top of page
  • Writer's pictureIrungu Houghton

Pain of a community hunted and brutalised for 100 years

Imagine coming from an ethnic community that is so numerically small that politicians overlook you, macro-economists have a hard time measuring your value to the economy, most Kenyans don’t know you exist and an internet search consistently turns up your community and forced evictions in the same sentence. This is the story of the Sengwer. This week, 150 of them are travelling 450 kilometres from Embobut Forest to the Nairobi capital to see the President of Kenya.

The Sengwer are internationally recognised as indigenous people alongside the Ogiek, Waata/Sanya, Endorois, Turkana, Maasai and the Samburu. There may be only 50,000 of them and 30,000 live in the County of Champions, Elgeyo Marakwet. Like most Kenyan communities, the Sengwer trace themselves back to a patriarch, Sengwer, the first inhabitant of the Cherangany hills.

Prior to the arrival of the British, the community were peaceful, practiced hunting, berry gathering and bee-keeping for honey. The colonials hit them hard. Refusing to recognize them as a distinct ethnic group, they routinely evicted them from the forest and pressed them to assimilate into their bigger neighbors, the Marakwets. By 1918, the Marakwet Assistant District Commissioner described them as an “unrecognized, marginalised, oppressed and discriminated against hunter-gatherer indigenous group.”

One hundred years later, Government policy documents re-confirm them as a vulnerable and marginalized group in 2019. Sengwer families are a third more economically disadvantaged than other rural households. Only 20% have a legal right to land and the majority are landless. 5,000 of them live in the Embobut forest. Legally, the Sengwer are citizens and enjoy the same package of rights as all Kenyans. However, they are politically less connected and socially networked than bigger ethnic groups. Although there is a Sengwer Professionals Association, the community has less than five elected or appointed State Officials with national influence and power.

The forest-dwellers have repeatedly experienced excessive force and violence. This has resulted in death, injuries and destruction of at least 2,531 forest-based dwellings by Kenya Forest Service guards between 2014 and 2018. The officers that killed an unarmed Robert Kirotich herding his cattle in Kapkok glade on January 16, 2018 have yet to be arrested and prosecuted. Those who have lost homes and property have received little compensation or redress.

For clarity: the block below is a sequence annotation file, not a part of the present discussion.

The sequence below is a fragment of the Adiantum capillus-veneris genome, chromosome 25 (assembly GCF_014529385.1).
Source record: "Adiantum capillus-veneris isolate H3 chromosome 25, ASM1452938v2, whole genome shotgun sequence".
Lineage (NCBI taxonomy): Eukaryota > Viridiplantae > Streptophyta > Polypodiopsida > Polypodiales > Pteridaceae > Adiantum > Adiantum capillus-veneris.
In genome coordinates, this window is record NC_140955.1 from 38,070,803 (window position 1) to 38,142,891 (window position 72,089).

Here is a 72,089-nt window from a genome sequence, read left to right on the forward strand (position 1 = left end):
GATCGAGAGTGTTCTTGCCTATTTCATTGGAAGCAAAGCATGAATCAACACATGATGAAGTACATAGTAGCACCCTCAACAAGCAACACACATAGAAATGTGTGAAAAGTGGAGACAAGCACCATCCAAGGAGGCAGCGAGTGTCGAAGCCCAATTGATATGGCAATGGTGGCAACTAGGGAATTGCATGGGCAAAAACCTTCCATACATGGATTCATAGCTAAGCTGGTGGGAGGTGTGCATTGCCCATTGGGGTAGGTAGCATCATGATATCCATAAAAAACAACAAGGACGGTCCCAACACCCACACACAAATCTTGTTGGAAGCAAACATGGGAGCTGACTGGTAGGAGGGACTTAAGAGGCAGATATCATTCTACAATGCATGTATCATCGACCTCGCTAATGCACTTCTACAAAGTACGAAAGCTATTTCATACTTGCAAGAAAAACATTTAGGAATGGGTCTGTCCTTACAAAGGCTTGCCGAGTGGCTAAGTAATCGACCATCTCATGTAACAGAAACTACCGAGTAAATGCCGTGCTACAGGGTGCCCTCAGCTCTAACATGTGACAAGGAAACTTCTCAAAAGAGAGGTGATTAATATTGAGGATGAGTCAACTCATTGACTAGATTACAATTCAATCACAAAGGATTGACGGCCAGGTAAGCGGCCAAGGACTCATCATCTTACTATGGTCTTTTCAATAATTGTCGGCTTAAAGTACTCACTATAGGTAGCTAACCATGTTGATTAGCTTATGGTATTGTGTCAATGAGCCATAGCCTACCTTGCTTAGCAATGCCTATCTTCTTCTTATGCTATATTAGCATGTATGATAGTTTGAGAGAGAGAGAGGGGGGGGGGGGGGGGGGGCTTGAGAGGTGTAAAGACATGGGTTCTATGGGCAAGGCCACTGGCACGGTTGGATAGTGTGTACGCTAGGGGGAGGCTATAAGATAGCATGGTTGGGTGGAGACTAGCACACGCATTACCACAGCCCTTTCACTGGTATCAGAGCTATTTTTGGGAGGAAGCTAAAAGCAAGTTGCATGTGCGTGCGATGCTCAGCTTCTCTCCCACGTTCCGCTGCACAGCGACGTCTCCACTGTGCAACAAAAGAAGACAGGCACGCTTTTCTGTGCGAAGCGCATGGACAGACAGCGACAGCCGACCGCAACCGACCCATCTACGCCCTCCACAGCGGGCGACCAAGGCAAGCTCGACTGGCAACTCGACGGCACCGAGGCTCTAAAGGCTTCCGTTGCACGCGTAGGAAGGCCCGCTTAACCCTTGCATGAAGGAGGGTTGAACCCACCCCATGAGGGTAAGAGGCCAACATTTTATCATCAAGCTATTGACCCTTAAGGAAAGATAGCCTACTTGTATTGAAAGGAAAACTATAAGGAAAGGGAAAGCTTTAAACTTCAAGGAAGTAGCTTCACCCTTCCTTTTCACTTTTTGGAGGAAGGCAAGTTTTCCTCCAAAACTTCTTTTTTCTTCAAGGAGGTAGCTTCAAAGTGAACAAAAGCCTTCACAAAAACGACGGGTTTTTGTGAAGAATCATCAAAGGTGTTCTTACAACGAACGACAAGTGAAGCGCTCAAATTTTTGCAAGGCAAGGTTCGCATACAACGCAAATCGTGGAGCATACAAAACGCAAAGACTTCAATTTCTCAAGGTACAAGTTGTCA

Like in the Mau, the tension and violence in Embobut arises from the desperate need to stop deforestation, the destruction of our water towers and the loss of over 62 million cubic liters of water each year. Forced evictions have not helped these efforts. In 2018, the European Union stopped a Euro 31 million precious WaTER project funding to protest the violence against the Sengwer. Under the leadership of Environmental Cabinet Secretary Keriako Tobiko, KFS harassment of the Sengwer has reduced following his fact-finding mission into the rights violations and the reconstituting of the Kenya Forestry Services leadership in 2018.

Our constitution offers both the Sengwer and the Government a break from this painful history. Given their past, the Sengwer clearly qualifies as a marginalised community who need to preserve their hunter gatherer culture. Under Articles 7, 11, 44, 59 and 100, the state is obligated to protect them, their language and intellectual property from assimilation by other larger communities.

The right of the Sengwer to access the Embobut forest is also protected by Article 63 and international human rights law. This constitutional article defines ancestral lands and lands traditionally occupied by hunter-gatherer communities as community lands. Converting Embobut into a community forest under the Community Land Act (2016) and Forest Conservation Management Act (2016) would protect the rights of the indigenous Sengwer people and task them to directly lead the reforestation effort. Like surrounding communities, their future depends also on the protection of the entire forest ecosystem.

This is why they began the #Walk4JusticeKE this weekend. Eighty-five year old Moses Leleu Laima and 19 year old Brenda Jepkore Cheboi are among them. On Monday morning, they are due to arrive in Nairobi to present a petition to their President. The petition has been signed by 270,000 people from Kenya and all over the world. It requests that the Government recognize them as custodians and conservators and allow them to live freely and peacefully in their ancestral Embobut forest.

This moment offers an opportunity to kickstart a dialogue that re-introduces community forest management and ownership as a sustainable model for forest conservation. Being one of the signatories to the petition, I also hope the President will be available to meet and receive their memorandum on World Habitat Day.

First published Saturday Standard, October 5, 2019. Kindly reproduced here with permission from the Standard Group


bottom of page